Using Up Leftovers: Soup

The other night I made some sauteed green and yellow squash for dinner, minus the tomatoes plus some red peppers. This is a standby vegetable dish for me, being very flexible and loose. This time I used onions, garlic, green zucchini, yellow crookneck zucchini, and some sliced red pepper. Mmmm…. but I made too much. Not a problem! Throw it in the soup pot later in the week. Tonight I looked through the vegetable drawer and the pantry to decide what else to throw in. I rejected the leftover Brussels sprouts, thinking they’d have too strong a flavor. I also rejected the leftover butternut squash since it was so sweet.

From the pantry, I pulled out a can of corn, a can of tomatoes–oh, I’ll use up those tomatoes with diced jalapenos I bought by accident!–and a can of kidney beans. From the freezer, I pulled out a quart of turkey broth. Since I wanted a lighter soup I ended up not using the beans, but I may add them when I heat up the soup for lunch tomorrow to make a heartier meal. Pinto beans would be good also.

  • 1 quart of chicken or turkey or vegetable broth (or water in a pinch)
  • 1 can of corn, drained
  • 1 can of diced tomatoes, undrained, preferably with jalapenos or chiles
  • 1-2 cups leftover or frozen cooked vegetables
  • salt and pepper to taste

If my vegetables had not had onion and garlic in them, I would have probably started by sauteing some onion and garlic in a bit of olive oil or adding garlic salt and/or onion salt or powder or more seasonings at least. Had the tomatoes not had the jalapenos in them, more pepper or a can of green chills would have helped spice things up. But this was good as it was, with just a bit more salt and pepper added, since I tend to make my broths mild.

At the table, though, I had the absolute winning idea that made this an unforgettable soup!

The other night when we had company for dinner they had brought the Caesar salad with these to-die-for homemade croutons. A lot of croutons! Really good croutons! I’ve made salad twice now and still have some leftover. I threw some of the croutons into my bowl of soup and oh my: perfection in a cup of soup!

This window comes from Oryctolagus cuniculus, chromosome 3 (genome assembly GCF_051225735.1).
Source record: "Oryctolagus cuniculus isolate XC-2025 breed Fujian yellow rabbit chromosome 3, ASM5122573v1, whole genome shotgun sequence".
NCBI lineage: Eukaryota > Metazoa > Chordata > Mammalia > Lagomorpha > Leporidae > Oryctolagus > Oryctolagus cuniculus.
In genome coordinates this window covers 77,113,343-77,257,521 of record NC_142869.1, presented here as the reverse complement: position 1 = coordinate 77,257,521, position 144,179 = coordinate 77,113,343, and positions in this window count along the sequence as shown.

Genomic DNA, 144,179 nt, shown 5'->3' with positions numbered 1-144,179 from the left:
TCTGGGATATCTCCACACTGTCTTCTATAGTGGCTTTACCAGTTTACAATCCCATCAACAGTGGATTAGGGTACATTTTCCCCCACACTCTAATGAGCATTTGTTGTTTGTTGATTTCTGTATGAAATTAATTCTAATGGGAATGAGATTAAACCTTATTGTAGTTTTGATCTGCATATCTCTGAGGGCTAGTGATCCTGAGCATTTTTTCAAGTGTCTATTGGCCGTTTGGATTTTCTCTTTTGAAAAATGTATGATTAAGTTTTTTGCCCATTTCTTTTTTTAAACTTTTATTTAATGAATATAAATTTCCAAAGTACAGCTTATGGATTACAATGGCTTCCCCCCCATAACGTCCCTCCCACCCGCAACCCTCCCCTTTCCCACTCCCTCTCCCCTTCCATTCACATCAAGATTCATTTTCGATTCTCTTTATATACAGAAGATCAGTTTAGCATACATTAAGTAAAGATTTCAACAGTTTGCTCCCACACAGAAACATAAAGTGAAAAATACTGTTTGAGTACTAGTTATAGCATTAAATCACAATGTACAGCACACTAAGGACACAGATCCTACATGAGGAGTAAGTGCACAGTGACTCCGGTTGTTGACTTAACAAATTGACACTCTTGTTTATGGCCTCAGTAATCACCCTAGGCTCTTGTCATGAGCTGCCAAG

Soup is so flexible. In the past I’ve added various bits of leftover and fresh vegetables. In the summer I wander the garden. In the winter, I browse the refrigerator and freezer and pantry.

One of my best batches of soup used up some leftover scalloped potatoes and ham. My it was good! In another one I threw some leftovers of the classic “green bean casserole,” that one with cream of mushroom soup and the Durkee onions on the top served at holiday tables around the country. That was also excellent! The bad news is that soups like this are almost impossible to repeat. The good news is that the more you experiment like this, the more often you hit upon some fantastic combination and you enjoy it all the more knowing you’ll never be able to duplicate it exactly because you’ll never end up with the same batch of leftovers. I have learned it’s best in the beginning to experiment with small batches of soup, say starting with a quart of broth. I’ve rarely made a really bad batch of soup this way but I have made some that were pretty boring. In the beginning I tended to add too many things. I would keep getting more ideas and add another of this or bag of that. In some areas, and soup from leftovers is perhaps one of them, less is more. I think because the leftovers already have a blend of flavors. It’s like when you’re mixing colors: if you mix too many together you end up with “gray” rather than an interesting color.